I know, I know, the track record heretofore is what it is, that Jazz team — which finished with regular-season records of 49-33 and 52-20 — having not gotten past the first two playoff rounds.

But those regular-season marks, if they mean anything, suggest that maybe this season, the Donovan Mitchell-Rudy Gobert Jazz would have had a shot at doing something better. We’ll never know, but the West just isn’t that formidable, not anymore.

Even the stripped-down Jazz have a chance at making the playoffs, currently at 34-36. The teams in front of them: Lakers (35-37), Timberwolves (35-37), Thunder (35-36), Warriors (36-36), Mavericks (36-35) and Clippers (38-34).

It does make you wonder what might have happened had the Jazz demonstrated a bit more patience for at least one more run, perhaps the breakthrough would have come.

They didn’t, it didn’t, and that’s that.

On the one hand, with the All-Stars the Jazz had in the fold, it was up to them to take the team to the championship Mitchell and Gobert so frequently talked about. When Ainge took over, and he made the moves he’s made, he’s taken that responsibility away from the players and put it on his own shoulders, to restart the build for authentic contention. That was an ego move on his part. On the other, Ainge didn’t passively shrug and sit back and ignore what he saw on the floor and in the locker room, the way some executives do.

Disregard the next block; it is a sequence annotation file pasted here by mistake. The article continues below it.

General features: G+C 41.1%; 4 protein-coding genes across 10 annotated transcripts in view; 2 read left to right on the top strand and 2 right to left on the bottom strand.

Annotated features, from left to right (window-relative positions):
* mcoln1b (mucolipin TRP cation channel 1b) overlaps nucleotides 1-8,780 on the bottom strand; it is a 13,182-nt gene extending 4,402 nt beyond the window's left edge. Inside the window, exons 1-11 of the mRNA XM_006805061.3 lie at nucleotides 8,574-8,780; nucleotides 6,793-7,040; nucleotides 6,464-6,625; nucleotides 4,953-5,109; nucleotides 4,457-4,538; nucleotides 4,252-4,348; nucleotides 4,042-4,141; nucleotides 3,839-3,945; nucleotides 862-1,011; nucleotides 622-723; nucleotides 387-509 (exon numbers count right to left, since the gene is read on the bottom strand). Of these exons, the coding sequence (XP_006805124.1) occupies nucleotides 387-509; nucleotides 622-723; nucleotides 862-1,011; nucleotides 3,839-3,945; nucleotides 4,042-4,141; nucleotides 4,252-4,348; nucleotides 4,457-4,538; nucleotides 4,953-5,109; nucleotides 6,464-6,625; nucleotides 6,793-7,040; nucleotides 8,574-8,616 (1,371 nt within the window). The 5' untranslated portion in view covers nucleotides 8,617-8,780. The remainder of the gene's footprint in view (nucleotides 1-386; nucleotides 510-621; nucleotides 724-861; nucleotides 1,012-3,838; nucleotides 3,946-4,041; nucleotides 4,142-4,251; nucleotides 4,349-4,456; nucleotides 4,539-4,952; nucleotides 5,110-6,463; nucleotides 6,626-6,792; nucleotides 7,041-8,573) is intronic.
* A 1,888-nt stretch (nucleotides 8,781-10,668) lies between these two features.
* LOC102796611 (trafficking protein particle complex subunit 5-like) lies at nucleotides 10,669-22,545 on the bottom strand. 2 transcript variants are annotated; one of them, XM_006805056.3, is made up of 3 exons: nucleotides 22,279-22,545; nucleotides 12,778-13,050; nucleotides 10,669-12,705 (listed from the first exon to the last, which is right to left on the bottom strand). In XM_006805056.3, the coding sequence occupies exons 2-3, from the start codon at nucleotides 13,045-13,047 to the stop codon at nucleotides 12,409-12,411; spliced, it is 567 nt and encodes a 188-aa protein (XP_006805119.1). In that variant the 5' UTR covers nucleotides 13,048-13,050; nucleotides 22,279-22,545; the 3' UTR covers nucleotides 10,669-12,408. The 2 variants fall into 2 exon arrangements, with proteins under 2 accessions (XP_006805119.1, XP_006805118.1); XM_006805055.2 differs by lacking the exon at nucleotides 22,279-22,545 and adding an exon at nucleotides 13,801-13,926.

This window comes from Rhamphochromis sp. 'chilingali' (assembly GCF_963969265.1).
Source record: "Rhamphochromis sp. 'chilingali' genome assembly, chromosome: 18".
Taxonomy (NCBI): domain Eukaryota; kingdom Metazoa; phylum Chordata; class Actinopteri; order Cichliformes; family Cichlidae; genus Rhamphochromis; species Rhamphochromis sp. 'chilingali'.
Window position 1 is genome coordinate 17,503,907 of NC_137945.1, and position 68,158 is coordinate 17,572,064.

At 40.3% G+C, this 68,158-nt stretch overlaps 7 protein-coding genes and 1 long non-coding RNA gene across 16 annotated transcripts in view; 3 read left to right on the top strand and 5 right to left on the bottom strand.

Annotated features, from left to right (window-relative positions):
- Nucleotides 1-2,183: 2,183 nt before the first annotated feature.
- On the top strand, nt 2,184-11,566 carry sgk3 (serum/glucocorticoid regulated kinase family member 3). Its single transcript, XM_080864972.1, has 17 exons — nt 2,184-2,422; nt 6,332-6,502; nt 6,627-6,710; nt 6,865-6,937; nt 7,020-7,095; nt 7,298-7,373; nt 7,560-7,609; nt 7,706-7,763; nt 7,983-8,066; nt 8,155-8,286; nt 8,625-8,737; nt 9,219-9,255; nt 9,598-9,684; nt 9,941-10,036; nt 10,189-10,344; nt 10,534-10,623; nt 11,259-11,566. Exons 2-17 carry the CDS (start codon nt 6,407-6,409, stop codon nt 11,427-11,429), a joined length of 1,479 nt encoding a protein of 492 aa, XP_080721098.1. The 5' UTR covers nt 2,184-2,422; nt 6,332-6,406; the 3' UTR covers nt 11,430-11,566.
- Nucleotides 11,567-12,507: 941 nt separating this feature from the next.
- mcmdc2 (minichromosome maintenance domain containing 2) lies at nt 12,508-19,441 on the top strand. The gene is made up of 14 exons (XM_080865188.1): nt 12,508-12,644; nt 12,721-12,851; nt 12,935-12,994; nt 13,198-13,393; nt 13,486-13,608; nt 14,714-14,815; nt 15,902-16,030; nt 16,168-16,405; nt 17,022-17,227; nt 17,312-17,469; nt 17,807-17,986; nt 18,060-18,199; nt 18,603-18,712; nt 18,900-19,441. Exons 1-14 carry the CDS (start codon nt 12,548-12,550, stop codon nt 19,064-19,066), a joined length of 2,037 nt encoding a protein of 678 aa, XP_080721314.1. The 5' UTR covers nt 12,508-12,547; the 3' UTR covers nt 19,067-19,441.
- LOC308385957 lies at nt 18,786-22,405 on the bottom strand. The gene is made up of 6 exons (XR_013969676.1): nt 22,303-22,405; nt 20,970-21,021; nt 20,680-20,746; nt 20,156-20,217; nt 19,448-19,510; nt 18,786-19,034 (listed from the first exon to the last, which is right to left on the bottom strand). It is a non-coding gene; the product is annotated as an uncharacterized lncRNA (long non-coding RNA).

Only the seasons ahead will draw conclusive praise or condemnation for what he has done.

Here’s the thing, though: There’s hope for the Jazz in the wake of their lack of patience.

And it comes in the remarkable form of what’s been so plain to see — the advancement of Lauri Markkanen, the development of Walker Kessler, and the promise of Ochai Agbaji. The position on the scale upon which those players ultimately will be found, from good to great, is kind of cool to think about. And there are other bright possibilities, including Talen Horton-Tucker, who has come on strong in recent games and who, it should be remembered, is only 22 years old. It just seems like he’d be about 28, with the mileage he’s already accumulated with the Lakers. He’s still a kid, a strong kid, but just a kid.

Potential is a word that has poisoned and punished and permanently damaged many a young player, but with Markkanen, it’s already been if not fulfilled, at least established. Look at the numbers: 25.4 points, 8.6 rebounds, 50-percent shooting, better than 40 percent from deep.